Digital connectivity can both revolutionise opportunities for businesses and services in rural areas or be a drag on economic potential.  The report urges OFCOM to upgrade the Universal Service Offering which is simply inadequate for rural business and services, to review options for roaming in rural areas and to reinstate its abandoned commitment to giving rural areas (where 4G has been a challenge) absolute priority in the roll out of 5G.  Farmers, to mention but one rural business sector, depend on mobile connectivity to enable modern farming productivity.  All the smart technologies in the world are worthless if the signal in the middle of the field is simply not there.

Thriving rural economies are dependent on good and affordable housing and good transport.  Too many rural kids have to leave their rural areas to get accommodation or to live somewhere they can access education.  But the dash for housing, driven by government targets, mostly doesn’t deliver affordability or supporting infrastructure, including transport and health services. The Report presses for the current exemption of small sites from the requirement to provide a proportion of affordable housing to be reversed and the right to buy, which results in loss of local affordable housing, to be suspended in rural areas.   In many places housing development is currently threatening the open countryside and areas of landscape value that make the English countryside what it is and is part of why people want to live and work there.  The Committee calls for a Land Use Strategy for England at this time when competing pressures on land for agriculture, housing, development, open space, biodiversity conservation and to mitigate climate change all need to be balanced and resolved.   There should be single rural investment fund for the development of rural transport using the best practice of schemes that have succeeded across the country.  Transport services need a co-ordinated approach across school buses, patient collection schemes, community transport schemes and draw upon the successful examples of “Total Transport” pilots.  It would help too if rural potholes got filled!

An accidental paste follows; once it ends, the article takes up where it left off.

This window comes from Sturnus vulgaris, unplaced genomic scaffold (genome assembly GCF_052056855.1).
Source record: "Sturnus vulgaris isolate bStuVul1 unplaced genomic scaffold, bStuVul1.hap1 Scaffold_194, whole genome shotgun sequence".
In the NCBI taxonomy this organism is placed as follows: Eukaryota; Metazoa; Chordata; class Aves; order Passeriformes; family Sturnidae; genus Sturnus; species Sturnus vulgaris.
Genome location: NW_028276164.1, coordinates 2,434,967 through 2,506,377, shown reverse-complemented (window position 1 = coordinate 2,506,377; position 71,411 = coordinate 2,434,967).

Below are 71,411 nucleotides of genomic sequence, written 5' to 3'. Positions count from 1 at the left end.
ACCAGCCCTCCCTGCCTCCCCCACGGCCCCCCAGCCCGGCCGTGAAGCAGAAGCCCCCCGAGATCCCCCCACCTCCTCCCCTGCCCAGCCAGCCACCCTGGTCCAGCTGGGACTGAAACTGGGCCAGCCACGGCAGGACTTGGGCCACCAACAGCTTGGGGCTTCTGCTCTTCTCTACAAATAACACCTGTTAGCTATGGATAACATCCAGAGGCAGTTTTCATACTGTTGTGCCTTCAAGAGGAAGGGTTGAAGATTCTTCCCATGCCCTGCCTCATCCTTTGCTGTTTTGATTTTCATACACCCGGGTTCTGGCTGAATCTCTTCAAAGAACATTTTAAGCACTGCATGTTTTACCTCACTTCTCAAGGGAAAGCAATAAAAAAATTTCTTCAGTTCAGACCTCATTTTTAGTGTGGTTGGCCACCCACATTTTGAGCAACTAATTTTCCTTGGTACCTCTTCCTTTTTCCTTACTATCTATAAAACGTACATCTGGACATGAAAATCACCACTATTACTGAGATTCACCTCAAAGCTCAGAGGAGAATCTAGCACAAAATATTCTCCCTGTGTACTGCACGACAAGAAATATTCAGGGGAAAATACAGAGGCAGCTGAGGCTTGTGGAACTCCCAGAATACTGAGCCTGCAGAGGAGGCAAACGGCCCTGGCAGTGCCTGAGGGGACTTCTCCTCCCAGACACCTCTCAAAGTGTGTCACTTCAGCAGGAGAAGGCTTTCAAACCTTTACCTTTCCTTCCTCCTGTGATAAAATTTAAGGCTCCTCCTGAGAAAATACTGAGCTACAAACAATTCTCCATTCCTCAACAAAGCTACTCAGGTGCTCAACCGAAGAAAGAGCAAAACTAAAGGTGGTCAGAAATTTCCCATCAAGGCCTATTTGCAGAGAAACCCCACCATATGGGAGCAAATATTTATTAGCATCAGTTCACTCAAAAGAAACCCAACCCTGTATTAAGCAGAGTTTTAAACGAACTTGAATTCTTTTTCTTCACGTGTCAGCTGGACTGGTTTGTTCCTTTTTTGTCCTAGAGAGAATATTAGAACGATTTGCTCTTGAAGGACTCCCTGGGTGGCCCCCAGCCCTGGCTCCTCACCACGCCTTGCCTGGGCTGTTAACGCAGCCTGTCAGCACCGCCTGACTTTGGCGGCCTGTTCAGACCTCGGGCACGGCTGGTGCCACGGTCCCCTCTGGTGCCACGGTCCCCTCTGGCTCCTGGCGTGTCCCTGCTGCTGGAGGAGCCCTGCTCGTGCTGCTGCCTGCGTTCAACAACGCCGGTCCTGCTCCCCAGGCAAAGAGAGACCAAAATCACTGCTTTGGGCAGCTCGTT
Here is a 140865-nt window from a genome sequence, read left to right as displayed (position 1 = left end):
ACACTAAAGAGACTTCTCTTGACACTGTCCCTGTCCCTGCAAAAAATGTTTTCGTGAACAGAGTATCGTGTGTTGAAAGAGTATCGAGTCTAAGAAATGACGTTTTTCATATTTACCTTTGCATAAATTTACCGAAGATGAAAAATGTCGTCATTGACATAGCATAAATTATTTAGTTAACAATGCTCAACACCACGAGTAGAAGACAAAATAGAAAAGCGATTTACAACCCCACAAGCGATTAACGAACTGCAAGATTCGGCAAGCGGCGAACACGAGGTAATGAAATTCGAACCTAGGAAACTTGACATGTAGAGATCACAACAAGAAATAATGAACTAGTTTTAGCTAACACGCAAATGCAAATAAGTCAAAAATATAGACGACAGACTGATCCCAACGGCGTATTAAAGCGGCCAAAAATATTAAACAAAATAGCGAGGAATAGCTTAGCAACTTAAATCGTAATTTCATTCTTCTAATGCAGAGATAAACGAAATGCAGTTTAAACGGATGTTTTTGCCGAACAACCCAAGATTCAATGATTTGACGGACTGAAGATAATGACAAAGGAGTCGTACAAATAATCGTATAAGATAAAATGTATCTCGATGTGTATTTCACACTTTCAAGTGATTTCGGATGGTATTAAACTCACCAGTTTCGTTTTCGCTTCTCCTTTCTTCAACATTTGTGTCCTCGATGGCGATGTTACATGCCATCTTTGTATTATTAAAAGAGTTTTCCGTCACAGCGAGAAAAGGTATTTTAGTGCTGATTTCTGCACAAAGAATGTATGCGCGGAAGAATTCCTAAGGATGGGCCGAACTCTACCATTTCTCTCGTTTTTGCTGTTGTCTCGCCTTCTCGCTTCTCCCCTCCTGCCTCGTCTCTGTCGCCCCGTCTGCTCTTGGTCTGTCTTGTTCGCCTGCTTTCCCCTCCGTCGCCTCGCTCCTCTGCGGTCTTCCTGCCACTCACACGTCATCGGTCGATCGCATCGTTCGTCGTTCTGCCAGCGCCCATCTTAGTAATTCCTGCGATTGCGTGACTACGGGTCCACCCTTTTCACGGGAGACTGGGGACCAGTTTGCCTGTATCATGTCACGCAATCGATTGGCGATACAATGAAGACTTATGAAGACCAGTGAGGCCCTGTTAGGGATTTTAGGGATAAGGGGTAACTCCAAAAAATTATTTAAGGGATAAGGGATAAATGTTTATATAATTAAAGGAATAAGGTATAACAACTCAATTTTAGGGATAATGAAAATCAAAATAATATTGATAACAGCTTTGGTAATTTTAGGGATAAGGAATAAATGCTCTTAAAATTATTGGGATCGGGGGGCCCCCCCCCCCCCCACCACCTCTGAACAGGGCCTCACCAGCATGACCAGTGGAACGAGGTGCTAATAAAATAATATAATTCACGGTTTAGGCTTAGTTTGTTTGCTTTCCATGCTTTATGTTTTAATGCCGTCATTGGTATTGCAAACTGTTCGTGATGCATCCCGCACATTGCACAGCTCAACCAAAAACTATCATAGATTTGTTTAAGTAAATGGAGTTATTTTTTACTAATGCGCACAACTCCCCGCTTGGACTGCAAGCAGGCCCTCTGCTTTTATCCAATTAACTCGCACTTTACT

Community action is important for the rural economy.  The Select Committee heard about successful examples of bottom up schemes for support to rural communities across the country, often delivered by the communities themselves.  There needs to be more effective ways of spreading good practice.  And where local community leadership has not yet emerged spontaneously, funding for community development workers is essential to provide and initial boost to local activism.

Urban areas in 2017/18 received 45% more per head of population for local government services than their rural counterparts.  The same was the case for the NHS.  Urban areas (excluding London) spent £31.93 per resident to subsidise bus services compared with £6.72 per resident in predominantly rural areas.  The report calls for fairer allocation of funding for rural economies to correct the urban bias in the current indices of  multiple deprivation and reflect the higher cost of service delivery and help ensure rural dwellers can access the services they are entitled to.

The new opportunities can ensure our rural economies can be vibrant and rural communities great places to live, work and do business, but a strategic and co-ordinated approach from national to very local must be grasped firmly and grasped now.